Affidavit sheds new light on Harvard fencing scandal | New

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On Monday, court records in support of federal prosecutors’ case against a former Harvard fencing coach and a parent paint a picture of two men in financial difficulty, respectively, determined to gain admission to his son in college.

An affidavit filed on Monday aims to describe the men’s motives for allegedly attempting to play with the college admissions system. Federal authorities arrested parent Jie “Jack” Zhao and former trainer Peter Brand on Monday. on corruption charges.

As part of the program, Zhao reportedly donated $ 1 million to a fencing charity to launder money to the coach, in addition to the direct payments he made to fund the lifestyle. of the coach.

The affidavit indicates that these payments included $ 8,428.66 to pay the tuition fees of the coach’s son; $ 32,339.92 to repay the son’s university loans; $ 119,051.52 to pay off a mortgage on the coach’s house; $ 2,573.45 to pay his water and sewer bills; $ 34,563.25 to pay for his car; $ 50,000 to help the coach buy a condominium; $ 154,626.41 to finance the renovations made to the condominium; and $ 989,500 to buy the old coach house, $ 440,000 more than its market value.

Brand did not disclose to Harvard the payments Zhao made to him, or that Zhao made to fund his expenses, according to the affidavit.

The charges mark the latest development in a track and field admissions scandal that made headlines in April 2019, when the Boston Globe reported that Zhao, a Maryland resident who is the co-founder of the telecommunications company iTalk Global Communications Inc., purchased Brand’s Needham, Mass. house in 2016 for hundreds of thousands of dollars more than its market value. Soon after the transaction, Zhao’s youngest son was admitted to Harvard College as a recruited fencer.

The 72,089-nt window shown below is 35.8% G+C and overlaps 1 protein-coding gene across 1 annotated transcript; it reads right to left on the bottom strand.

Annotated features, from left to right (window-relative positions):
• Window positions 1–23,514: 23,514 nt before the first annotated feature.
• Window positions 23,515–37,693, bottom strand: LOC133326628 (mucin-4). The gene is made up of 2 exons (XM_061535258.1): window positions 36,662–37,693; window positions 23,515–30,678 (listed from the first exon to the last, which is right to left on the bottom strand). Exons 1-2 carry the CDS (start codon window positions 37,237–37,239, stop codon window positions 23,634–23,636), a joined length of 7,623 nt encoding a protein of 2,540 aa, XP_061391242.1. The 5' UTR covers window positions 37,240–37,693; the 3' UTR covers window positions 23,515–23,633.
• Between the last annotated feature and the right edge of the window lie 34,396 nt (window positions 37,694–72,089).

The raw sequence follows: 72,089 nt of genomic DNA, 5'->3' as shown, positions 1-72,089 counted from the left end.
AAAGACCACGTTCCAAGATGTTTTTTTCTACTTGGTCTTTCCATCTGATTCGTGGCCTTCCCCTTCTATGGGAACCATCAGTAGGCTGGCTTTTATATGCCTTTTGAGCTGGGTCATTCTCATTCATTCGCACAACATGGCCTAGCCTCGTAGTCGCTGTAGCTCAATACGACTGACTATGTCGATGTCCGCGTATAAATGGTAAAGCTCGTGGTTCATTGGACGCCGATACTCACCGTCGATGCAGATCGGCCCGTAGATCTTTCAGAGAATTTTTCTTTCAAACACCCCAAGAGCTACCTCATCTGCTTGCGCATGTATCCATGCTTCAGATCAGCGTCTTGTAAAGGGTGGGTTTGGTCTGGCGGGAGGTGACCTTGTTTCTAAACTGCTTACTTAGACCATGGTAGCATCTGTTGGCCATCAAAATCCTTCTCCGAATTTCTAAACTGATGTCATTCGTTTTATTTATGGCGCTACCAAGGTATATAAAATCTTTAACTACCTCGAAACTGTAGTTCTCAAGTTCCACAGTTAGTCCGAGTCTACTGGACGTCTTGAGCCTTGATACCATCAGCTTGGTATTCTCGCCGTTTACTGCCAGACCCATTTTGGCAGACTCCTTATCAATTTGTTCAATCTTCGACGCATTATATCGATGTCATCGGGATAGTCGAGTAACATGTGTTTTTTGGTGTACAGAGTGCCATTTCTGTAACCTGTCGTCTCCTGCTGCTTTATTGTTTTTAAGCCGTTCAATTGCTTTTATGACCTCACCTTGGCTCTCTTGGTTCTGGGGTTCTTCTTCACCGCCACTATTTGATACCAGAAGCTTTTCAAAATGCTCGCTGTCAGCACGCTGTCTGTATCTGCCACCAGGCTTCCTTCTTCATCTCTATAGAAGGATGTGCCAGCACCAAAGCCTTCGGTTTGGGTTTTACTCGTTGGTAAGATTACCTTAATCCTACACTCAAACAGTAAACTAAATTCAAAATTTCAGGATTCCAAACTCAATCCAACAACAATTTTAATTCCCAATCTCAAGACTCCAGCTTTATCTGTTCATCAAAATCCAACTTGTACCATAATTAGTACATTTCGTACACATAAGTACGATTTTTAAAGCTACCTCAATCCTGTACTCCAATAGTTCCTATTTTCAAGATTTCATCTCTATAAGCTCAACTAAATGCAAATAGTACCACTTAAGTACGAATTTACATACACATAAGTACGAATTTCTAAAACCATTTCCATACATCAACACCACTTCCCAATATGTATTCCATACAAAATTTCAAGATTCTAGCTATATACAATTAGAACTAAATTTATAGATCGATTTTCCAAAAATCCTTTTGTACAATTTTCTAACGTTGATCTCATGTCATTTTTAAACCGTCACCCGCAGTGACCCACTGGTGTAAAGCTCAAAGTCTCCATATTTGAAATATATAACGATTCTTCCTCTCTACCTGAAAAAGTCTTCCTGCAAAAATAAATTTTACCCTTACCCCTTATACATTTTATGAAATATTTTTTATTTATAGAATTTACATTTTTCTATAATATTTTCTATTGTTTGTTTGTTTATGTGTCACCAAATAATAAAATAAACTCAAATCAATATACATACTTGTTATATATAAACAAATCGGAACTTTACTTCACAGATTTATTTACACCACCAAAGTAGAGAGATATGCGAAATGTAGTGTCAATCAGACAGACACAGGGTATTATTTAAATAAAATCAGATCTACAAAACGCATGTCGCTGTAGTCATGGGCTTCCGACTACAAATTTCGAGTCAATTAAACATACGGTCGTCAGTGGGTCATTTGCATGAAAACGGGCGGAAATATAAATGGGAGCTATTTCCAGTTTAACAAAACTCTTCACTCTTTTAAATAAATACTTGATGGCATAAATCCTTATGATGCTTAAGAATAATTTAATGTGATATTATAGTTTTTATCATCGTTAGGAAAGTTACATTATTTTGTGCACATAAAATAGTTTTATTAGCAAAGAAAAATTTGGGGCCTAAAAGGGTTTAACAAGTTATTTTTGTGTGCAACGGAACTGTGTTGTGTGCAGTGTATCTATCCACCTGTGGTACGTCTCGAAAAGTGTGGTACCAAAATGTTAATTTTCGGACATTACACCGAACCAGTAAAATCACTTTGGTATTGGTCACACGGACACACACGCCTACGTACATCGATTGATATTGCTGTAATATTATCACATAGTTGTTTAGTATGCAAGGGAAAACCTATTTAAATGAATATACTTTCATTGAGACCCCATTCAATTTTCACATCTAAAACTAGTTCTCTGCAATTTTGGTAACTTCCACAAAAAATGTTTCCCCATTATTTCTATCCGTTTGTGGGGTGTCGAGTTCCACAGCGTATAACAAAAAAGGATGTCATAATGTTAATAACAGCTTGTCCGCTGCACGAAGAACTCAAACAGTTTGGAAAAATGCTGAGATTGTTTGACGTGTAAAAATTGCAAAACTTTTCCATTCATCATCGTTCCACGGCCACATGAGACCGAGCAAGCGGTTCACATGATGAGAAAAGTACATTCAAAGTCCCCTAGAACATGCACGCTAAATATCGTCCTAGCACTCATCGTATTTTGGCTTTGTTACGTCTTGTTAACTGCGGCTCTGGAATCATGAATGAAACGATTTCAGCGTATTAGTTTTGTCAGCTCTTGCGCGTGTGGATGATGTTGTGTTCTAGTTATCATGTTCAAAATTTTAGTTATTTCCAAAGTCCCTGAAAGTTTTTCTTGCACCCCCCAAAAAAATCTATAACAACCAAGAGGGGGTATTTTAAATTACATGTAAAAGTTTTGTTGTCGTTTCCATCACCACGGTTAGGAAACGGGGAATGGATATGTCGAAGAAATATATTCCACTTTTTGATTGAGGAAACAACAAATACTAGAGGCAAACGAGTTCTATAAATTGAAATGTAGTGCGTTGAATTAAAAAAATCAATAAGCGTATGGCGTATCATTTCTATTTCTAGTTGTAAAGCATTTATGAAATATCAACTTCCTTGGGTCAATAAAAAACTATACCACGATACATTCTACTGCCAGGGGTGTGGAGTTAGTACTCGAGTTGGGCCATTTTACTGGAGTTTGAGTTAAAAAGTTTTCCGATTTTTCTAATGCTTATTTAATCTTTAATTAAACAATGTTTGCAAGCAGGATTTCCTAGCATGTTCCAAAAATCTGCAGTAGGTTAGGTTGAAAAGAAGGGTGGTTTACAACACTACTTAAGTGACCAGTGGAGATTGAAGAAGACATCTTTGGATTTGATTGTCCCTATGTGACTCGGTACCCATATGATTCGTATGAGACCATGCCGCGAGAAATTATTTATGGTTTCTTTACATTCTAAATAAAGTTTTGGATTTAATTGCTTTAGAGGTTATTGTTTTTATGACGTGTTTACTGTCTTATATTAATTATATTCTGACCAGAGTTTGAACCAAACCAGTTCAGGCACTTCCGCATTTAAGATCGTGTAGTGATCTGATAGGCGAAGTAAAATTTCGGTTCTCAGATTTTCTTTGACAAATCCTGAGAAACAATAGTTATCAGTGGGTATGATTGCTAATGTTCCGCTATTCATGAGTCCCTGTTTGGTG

Zhao’s eldest son graduated from college in 2018; her other son is expected to graduate in 2021, according to a Harvard yearbook.

The Dean of the Faculty of Arts and Sciences Claudine Gay launched a investigation in the real estate transaction between Brand and Zhao shortly after it was first reported. Three months later, Harvard fired Brand, believing he had violated the University’s conflict of interest policy. Separately that summer, a federal grand jury also opened an investigation into the 2016 real estate transaction.

Conspiracy to bribe federal programs – the charge against Zhao and Brand – carries a maximum sentence of five years in prison and a fine of $ 250,000 or twice the gain or loss. total financial loss, whichever is greater.

An affidavit in support of the criminal complaint filed Nov. 13 by Elizabeth Keating – a special agent in the Criminal Investigations Division of the Internal Revenue Service – reveals that Brand allegedly accepted around $ 1.5 million to secure the admission of Zhao’s two sons to Harvard. Keating wrote that she had “probable reasons” to believe that Zhao and Brand colluded from 2012 to 2017 to secure the place of Zhao’s sons at Harvard College as recruited fencers in return for financial support. to Brand.

In an emailed statement, Zhao’s attorney, William Weinreb, wrote that Zhao will challenge the charges in court.

“Jack Zhao’s children were high school academic stars and internationally competitive fencers who gained admission to Harvard on their own merit,” he wrote. “Both fenced for Harvard at the Division One level throughout their college careers. Mr. Zhao categorically denies these accusations and will vigorously challenge them in court.”

Douglas S. Brooks, Brand’s attorney, wrote in an email that Brand had not broken the law.

“The students were academic and fencing stars,” he wrote. “Coach Brand did nothing wrong with their admission to Harvard. He impatiently waits for the truth to emerge in court.

Harvard spokeswoman Rachael Dane declined to comment on Monday’s arrests.